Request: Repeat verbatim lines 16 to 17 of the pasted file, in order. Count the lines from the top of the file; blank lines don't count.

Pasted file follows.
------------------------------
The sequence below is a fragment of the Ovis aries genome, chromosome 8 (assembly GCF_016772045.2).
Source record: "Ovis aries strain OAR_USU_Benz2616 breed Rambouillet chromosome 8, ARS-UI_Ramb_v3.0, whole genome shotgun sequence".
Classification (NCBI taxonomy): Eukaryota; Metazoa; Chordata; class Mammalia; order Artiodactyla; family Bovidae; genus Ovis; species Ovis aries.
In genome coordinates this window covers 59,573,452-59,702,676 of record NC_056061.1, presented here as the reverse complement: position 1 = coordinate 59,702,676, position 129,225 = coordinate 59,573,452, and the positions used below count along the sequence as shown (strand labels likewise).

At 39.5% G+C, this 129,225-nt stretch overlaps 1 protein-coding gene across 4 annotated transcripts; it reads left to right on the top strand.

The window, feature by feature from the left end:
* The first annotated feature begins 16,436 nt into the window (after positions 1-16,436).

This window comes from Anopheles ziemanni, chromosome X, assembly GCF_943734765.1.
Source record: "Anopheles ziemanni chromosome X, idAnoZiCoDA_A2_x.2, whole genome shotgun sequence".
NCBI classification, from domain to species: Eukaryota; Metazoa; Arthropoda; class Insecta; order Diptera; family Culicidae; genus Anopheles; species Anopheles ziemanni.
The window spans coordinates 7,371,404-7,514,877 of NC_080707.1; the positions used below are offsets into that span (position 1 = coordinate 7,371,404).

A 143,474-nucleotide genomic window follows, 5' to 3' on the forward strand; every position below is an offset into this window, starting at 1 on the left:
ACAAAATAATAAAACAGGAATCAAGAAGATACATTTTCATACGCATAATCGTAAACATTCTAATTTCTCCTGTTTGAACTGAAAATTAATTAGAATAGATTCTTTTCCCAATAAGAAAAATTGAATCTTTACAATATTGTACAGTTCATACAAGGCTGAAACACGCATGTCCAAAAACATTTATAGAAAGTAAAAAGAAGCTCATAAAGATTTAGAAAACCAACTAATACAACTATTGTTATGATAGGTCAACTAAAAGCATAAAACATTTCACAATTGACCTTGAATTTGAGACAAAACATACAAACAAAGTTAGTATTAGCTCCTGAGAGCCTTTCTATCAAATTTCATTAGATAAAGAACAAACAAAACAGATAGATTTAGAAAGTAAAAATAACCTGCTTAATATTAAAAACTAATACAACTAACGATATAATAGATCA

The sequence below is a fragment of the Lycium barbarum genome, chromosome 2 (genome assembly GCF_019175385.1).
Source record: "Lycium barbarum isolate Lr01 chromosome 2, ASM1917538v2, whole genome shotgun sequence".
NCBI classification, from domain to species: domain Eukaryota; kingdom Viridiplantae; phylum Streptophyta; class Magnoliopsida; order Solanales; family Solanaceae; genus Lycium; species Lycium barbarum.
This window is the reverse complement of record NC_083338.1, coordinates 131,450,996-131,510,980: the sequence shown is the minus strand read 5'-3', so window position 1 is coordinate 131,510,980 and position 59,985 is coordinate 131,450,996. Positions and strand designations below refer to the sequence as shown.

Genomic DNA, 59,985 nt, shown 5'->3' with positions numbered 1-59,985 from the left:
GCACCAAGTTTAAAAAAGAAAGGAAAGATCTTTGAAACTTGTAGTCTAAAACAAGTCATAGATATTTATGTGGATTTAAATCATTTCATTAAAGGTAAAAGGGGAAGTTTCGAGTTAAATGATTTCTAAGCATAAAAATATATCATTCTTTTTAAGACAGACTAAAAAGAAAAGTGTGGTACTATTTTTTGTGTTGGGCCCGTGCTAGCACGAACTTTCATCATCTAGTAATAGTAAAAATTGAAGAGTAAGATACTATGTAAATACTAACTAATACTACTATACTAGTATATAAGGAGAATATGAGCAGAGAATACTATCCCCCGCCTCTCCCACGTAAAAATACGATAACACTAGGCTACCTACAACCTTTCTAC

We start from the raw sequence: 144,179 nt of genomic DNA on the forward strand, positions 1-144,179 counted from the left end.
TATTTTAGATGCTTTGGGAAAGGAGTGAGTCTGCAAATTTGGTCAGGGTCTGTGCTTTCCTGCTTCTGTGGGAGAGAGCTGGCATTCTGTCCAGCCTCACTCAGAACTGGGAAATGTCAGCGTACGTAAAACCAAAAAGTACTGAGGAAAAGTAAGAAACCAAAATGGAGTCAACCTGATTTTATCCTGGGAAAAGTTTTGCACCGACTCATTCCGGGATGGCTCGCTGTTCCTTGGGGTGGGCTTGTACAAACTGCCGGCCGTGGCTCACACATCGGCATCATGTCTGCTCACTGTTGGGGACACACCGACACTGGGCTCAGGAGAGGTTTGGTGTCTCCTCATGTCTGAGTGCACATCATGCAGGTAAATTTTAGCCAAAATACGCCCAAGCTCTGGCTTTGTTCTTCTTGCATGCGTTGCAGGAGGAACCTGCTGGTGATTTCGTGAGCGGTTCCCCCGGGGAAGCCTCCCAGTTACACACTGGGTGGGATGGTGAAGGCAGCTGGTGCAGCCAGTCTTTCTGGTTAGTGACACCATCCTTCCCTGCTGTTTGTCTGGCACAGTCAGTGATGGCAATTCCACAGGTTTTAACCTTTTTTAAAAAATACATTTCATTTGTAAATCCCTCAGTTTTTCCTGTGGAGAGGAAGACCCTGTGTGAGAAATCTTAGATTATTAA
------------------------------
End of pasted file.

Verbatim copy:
NCBI classification, from domain to species: domain Eukaryota; kingdom Viridiplantae; phylum Streptophyta; class Magnoliopsida; order Solanales; family Solanaceae; genus Lycium; species Lycium barbarum.
This window is the reverse complement of record NC_083338.1, coordinates 131,450,996-131,510,980: the sequence shown is the minus strand read 5'-3', so window position 1 is coordinate 131,510,980 and position 59,985 is coordinate 131,450,996. Positions and strand designations below refer to the sequence as shown.